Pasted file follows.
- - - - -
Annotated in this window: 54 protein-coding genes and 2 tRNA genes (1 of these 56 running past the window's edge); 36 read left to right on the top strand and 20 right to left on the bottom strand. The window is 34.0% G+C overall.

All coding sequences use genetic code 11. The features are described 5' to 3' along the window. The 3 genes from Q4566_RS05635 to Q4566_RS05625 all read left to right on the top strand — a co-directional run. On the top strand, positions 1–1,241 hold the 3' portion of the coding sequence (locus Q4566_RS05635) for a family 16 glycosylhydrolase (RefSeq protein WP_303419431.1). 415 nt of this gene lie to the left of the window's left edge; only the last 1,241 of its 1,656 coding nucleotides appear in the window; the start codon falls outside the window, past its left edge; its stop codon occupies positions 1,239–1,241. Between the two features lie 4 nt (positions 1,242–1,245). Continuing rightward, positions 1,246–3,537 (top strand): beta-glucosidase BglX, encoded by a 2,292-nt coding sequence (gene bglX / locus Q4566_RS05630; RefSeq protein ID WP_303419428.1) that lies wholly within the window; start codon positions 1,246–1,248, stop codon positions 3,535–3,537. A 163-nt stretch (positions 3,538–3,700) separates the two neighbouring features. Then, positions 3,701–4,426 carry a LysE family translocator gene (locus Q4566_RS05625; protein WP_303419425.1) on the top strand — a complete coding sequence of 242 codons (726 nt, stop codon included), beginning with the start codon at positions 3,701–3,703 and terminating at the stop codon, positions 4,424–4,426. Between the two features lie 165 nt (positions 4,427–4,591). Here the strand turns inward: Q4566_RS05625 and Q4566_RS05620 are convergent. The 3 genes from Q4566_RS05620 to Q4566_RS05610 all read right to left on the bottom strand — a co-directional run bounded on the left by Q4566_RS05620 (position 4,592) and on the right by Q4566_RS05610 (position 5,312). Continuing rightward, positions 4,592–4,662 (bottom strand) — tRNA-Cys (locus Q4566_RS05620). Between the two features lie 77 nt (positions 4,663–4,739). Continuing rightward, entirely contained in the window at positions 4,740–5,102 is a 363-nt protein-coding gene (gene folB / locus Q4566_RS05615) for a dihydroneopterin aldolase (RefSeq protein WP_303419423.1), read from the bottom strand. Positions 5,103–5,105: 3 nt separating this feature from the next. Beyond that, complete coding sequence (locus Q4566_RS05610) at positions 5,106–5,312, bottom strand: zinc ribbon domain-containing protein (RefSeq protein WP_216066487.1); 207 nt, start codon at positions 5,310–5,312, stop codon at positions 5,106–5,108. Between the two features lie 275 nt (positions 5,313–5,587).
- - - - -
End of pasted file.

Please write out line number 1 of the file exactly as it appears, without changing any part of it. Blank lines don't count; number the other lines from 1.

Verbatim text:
Annotated in this window: 54 protein-coding genes and 2 tRNA genes (1 of these 56 running past the window's edge); 36 read left to right on the top strand and 20 right to left on the bottom strand. The window is 34.0% G+C overall.